As of 2015, women are more likely to hold a college degree than men, but men are still filling the boardrooms, making the decisions, and running our country. After interviewing more than 50 trailblazing executive women for her book Earning It, Joann Lublin says there are two traits that set apart the women who do make it to the top: resilience and persistence.

Lublin, who is also The Wall Street Journal's management news editor, says she has had many experiences similar to the women she interviewed for the book, which was why she was motivated to write it in the first place. When she made interview calls early in her career, she says, she was often mistaken for a subscription saleswoman rather than a journalist. But now, at the top of her career, she’s able to share ways other women can make it to the top, too.

RESILIENCE

If you've run to the bathroom in tears after receiving a talking down from your boss, you've got some work to do. But the great thing about resilience is it's a learned quality—and you can fake it until you make it. “Resilience is the persistence to bounce back in the face of setbacks [in your] career and and personal [life],” Lublin says. “If you can’t have resilience, you can’t make any headway.”

Lublin shares Drugstore.com CEO and former Charles Schwab CIO Dawn Lepore's story by way of example. In 2010, two years after Lepore beat a rare cancer of the appendix, her husband was diagnosed with multiple myeloma. This made Lepore the sole breadwinner for her family. She would work all day and then stay in the hospital until 2 a.m. “Her co-workers didn’t think she should keep working, and she considered giving up her board seats,” Lublin says. “She considered giving it all up to be with her husband." But Lepore's husband convinced her not to quit—neither of them wanted the cancer to win.

In 2013, Lepore told SUCCESS of her climb to the top, "I do think you need a lot of resilience and commitment, and I’ve always been a sucker for a challenge. There must be something innate to my personality—if you tell me I can’t do something, I want to prove I can.”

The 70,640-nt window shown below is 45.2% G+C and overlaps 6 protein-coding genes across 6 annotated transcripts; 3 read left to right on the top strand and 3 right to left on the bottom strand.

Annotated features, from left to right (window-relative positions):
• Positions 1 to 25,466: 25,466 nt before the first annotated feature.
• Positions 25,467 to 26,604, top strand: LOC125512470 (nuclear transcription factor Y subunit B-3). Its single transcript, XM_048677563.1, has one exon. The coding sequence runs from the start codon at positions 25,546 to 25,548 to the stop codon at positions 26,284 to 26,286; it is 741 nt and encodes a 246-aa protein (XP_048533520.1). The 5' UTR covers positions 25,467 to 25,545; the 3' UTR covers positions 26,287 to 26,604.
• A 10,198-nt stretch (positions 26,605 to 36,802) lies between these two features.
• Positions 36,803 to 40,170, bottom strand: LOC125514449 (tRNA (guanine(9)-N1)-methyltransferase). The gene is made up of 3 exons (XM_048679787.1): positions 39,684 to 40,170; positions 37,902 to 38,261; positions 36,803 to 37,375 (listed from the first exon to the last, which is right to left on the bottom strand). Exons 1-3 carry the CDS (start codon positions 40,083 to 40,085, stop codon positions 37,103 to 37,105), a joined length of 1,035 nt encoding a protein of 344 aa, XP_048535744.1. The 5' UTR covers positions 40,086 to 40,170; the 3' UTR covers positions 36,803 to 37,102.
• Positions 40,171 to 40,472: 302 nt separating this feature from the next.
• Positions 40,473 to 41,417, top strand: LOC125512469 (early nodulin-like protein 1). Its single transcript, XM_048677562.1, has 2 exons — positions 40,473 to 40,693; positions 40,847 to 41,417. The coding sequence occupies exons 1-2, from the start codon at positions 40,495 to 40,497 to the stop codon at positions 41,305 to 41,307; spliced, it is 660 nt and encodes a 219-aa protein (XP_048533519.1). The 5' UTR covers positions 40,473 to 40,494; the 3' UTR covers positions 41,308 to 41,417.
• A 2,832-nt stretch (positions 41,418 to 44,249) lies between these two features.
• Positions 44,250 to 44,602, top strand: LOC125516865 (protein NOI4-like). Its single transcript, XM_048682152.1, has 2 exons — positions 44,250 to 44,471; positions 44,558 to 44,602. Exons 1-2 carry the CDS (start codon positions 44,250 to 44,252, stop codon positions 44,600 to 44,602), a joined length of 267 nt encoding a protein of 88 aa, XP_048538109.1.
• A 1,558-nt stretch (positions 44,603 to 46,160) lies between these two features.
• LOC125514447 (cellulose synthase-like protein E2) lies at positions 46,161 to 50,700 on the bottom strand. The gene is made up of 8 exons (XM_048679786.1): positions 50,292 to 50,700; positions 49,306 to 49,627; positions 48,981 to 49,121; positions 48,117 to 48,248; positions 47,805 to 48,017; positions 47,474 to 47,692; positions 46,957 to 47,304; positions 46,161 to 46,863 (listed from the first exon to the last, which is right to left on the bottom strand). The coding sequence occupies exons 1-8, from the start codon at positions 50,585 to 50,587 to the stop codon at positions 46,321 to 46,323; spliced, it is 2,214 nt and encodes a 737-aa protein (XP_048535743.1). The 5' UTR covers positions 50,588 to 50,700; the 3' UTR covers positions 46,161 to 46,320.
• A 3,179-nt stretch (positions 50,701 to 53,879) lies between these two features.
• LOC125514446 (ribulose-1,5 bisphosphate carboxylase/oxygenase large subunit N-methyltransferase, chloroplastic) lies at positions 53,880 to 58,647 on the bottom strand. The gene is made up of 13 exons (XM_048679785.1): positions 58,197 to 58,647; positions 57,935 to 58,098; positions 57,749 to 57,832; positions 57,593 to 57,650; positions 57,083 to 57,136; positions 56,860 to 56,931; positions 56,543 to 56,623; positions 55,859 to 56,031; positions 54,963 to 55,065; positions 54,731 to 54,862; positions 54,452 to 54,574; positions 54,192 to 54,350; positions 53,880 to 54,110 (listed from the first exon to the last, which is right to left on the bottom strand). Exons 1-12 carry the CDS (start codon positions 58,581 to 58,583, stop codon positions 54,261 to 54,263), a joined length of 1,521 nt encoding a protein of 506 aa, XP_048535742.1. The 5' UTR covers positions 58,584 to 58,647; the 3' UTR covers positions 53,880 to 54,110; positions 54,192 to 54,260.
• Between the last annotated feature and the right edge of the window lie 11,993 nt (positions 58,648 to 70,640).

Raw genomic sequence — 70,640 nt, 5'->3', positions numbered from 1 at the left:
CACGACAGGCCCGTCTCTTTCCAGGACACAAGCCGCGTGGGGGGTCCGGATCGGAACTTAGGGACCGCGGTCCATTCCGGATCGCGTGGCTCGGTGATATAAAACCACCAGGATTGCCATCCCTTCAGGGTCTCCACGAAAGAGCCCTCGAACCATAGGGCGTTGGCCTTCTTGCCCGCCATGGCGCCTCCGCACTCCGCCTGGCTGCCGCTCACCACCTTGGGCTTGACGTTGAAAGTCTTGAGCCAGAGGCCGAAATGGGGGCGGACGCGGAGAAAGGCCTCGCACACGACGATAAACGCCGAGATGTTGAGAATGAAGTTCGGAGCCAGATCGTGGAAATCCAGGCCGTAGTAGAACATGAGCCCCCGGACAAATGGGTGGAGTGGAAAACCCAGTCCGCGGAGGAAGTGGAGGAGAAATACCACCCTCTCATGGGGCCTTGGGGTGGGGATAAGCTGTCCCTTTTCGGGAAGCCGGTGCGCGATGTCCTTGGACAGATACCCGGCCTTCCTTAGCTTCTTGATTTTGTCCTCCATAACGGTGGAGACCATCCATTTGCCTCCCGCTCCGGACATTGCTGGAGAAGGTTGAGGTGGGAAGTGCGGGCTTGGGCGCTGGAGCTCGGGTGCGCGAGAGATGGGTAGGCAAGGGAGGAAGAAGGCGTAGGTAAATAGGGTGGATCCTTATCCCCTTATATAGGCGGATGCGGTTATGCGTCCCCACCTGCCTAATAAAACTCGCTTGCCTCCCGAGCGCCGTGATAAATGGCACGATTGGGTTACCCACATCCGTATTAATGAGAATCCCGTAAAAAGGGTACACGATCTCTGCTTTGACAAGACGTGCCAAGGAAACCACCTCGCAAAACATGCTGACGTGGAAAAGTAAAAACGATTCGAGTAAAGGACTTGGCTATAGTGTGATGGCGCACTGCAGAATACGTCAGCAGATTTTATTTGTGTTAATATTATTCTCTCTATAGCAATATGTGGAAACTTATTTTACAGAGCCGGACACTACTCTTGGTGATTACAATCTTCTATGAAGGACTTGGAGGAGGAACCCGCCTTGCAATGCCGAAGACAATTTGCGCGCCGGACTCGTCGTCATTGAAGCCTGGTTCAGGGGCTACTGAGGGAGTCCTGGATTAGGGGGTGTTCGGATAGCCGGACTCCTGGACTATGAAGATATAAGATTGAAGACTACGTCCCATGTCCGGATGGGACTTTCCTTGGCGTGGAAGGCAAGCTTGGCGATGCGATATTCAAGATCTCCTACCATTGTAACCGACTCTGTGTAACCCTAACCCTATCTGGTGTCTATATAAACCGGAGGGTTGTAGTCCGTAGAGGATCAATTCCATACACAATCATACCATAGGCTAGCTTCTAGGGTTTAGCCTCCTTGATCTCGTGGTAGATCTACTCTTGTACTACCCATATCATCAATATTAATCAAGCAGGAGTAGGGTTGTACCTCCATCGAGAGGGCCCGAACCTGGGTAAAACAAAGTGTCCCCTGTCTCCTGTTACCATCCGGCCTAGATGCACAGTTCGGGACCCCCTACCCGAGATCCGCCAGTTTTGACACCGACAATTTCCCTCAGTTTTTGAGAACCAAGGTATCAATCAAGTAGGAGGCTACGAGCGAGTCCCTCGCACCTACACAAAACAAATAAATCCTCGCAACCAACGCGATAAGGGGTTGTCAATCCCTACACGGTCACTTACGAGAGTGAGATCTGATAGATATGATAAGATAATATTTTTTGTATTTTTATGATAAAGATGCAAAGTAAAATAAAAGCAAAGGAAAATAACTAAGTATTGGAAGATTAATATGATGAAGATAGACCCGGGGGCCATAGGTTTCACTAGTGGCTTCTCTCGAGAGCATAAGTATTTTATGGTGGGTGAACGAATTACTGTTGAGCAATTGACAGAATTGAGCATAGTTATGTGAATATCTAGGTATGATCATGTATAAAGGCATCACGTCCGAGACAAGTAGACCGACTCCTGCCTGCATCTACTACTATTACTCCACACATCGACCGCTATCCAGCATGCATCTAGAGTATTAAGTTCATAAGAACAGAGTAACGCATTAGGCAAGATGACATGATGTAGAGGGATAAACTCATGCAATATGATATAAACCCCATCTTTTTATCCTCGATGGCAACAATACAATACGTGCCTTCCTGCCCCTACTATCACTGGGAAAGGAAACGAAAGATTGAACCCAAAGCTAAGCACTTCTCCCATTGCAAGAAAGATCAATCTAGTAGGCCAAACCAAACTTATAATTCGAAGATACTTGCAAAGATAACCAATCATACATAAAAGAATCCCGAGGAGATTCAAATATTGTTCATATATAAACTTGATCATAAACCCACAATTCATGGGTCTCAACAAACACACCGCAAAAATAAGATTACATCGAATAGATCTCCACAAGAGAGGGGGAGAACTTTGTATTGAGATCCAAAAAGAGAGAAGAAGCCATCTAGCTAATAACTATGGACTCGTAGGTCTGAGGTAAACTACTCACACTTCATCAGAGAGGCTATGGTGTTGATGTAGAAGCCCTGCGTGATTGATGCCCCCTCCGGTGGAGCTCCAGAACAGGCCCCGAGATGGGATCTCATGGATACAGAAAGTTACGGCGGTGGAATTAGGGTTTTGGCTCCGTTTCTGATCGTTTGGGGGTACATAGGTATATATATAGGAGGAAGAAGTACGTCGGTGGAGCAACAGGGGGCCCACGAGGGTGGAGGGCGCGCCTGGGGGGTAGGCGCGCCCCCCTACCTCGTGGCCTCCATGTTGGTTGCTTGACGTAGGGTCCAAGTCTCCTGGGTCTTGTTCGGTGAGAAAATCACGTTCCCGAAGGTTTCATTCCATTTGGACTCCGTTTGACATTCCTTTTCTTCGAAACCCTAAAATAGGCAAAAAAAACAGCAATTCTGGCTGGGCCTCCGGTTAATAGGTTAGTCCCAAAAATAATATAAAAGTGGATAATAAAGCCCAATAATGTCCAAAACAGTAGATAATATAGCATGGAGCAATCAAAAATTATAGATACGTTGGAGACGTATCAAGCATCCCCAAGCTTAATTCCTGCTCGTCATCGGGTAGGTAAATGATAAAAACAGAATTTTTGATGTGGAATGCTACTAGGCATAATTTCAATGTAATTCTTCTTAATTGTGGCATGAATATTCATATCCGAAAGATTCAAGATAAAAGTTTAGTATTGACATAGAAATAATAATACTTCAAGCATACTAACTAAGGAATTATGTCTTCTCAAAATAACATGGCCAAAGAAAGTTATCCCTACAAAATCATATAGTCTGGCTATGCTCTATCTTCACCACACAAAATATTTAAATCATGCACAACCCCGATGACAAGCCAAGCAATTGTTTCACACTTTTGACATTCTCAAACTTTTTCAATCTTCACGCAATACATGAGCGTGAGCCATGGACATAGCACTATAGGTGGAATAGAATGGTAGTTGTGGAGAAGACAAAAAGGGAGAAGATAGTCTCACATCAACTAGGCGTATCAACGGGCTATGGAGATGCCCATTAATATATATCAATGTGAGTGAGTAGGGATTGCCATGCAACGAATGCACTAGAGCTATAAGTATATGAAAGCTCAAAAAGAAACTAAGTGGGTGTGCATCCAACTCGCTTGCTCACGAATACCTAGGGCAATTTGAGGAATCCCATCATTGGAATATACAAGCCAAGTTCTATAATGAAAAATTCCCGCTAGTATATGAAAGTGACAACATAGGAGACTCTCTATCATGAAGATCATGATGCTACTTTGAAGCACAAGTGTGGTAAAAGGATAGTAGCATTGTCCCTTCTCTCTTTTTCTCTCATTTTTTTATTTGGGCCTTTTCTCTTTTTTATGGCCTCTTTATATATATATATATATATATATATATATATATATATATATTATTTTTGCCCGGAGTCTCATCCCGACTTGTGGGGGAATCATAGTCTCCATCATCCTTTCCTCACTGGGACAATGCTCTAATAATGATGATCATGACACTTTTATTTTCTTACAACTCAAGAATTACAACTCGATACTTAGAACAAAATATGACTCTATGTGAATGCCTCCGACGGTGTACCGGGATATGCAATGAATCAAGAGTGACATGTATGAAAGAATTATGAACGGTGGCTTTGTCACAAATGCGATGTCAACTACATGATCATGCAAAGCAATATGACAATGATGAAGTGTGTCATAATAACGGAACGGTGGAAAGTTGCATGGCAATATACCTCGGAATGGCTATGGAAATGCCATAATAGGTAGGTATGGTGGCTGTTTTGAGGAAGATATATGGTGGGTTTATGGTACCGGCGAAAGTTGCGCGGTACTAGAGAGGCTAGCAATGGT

PERSISTENCE

“It’s the idea that it doesn’t matter what life throws at you—you turn it into lemonade and you keep pushing,” Lublin says.

As a 29-year-old high school English teacher, Abbe Raven was desperate to break into the television industry, Lublin says. So she joined dozens of other women at the lingerie department of Macy’s, where A&E TV executives were hosting a recruiting event. But when she saw all of her competition, Raven headed toward the door. With no applicable experience, she thought she'd never get a television job.

But as the event wound down, Raven told herself, “No, this is your shot,” Lublin says. So she turned around and introduced herself to the head of programming, who recommended that she call the vice president of the television studio. And that’s where Raven’s persistence finally kicked in. “She called him five times a day,” Lublin says. On the 10th day, she said she'd do anything to get a job, even if it was just photocopying scripts. Raven was hired as an entry level employee and worked her way up through the ranks of the company. In 2005, she was named A&E Networks's second CEO, and in 2013 she became its Chairman (she retired in early 2015 after 33 years with the company).

In the retirement memo she sent to her employees, Raven perfectly encapsulated her persistence:

When I started out xeroxing scripts and answering phones as a few dollars an hour assistant in 1982—I would never have imagined I would become a manager, director, and senior executive—not to mention the President and CEO and then Chairman of a major media company. That was never my goal. My goal was to find something I would love to do, something I could contribute to in my own waysomething to be part of.

Raven's and Lepore's stories are obviously extreme examples of persistence and resilience. But if you've ever negotiated a raise you deserved, applied for a competitive job, or leaned in to a new challenge, you already have a bit of their grit.